A newbies guide to cycling disciplines

Getting into cycling can be like trying to get to Mars: exhilarating, exciting and very confusing. The sport can feel pretty alien to new riders, with multiple different planets (disciplines) filled with their own nuances, specialities and jargon. I remember myself being thoroughly confused when I started out. However, in the many years I’ve been riding, I have in one way or another sampled almost all cycling disciplines. Here is a newbies guide to cycling disciplines, from my experience.

The Olympic Formats:

Cycling is featured in the Olympics and Paralympics in multiple disciplines: Road, Track, Cross-Country Olympic and BMX. We will start with these disciplines and move to other cycling disciplines. This article could be a thesis, but I’ll try and keep it to the point!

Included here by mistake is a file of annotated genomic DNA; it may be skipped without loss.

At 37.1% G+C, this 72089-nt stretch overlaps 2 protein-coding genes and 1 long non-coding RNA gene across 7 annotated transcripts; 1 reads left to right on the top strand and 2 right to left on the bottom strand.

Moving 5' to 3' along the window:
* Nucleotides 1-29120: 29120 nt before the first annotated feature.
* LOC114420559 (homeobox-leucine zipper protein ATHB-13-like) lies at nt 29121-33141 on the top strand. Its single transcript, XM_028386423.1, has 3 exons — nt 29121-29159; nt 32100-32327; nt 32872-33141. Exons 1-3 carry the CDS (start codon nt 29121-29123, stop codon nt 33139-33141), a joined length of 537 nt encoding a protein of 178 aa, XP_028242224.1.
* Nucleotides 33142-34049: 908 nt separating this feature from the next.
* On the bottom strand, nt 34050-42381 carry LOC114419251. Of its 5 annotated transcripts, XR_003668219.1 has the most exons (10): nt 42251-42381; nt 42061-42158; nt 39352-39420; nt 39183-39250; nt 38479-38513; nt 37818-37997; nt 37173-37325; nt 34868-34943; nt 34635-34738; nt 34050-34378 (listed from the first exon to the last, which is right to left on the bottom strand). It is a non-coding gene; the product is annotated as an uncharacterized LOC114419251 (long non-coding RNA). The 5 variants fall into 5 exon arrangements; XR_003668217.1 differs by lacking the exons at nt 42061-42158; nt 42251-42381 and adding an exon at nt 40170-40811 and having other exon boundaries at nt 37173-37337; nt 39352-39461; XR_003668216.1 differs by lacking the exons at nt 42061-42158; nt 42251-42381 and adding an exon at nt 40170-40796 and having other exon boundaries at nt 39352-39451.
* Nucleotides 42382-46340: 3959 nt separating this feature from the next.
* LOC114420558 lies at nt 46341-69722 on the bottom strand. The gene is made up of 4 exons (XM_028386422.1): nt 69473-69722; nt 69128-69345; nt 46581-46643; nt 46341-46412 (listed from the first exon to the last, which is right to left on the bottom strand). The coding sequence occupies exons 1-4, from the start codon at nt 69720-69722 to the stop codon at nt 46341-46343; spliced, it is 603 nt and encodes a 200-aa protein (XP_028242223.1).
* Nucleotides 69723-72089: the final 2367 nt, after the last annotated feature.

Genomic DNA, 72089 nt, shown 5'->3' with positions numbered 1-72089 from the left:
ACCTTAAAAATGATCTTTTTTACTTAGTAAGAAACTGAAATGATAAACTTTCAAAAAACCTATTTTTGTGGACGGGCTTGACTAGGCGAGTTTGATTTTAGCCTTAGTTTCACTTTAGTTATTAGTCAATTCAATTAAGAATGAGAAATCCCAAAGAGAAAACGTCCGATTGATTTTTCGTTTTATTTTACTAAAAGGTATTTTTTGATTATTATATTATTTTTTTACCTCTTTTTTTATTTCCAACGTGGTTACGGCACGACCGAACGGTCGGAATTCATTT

Road Cycling

What it looks like: people in lycra on skinny-tyres bikes with curly (drop) handlebars.

Examples: This is the OG of cycling and the one people most easily conjured up when thinking ‘cycling’. An example is the Tour De France, which is a multi-day stage race, but road cycling racing also features one-day races, criterium races (races on a short circuit usually <1hr in duration) and Time Trials (think the guys on the spooky-looking speedy bikes with crazy helmets racing solo ‘against the clock’).

What you need: To get into road cycling you need a road bike and helmet, some clipless pedals and shoes can’t go too wrong either!

Cross Country Olympic

What it looks like: People in lycra on lightweight mountain bikes with knobby tyres, riding in a mass-start event completing multiple 4-5km laps with steep climbs and descents for a total race time of around 80 minutes.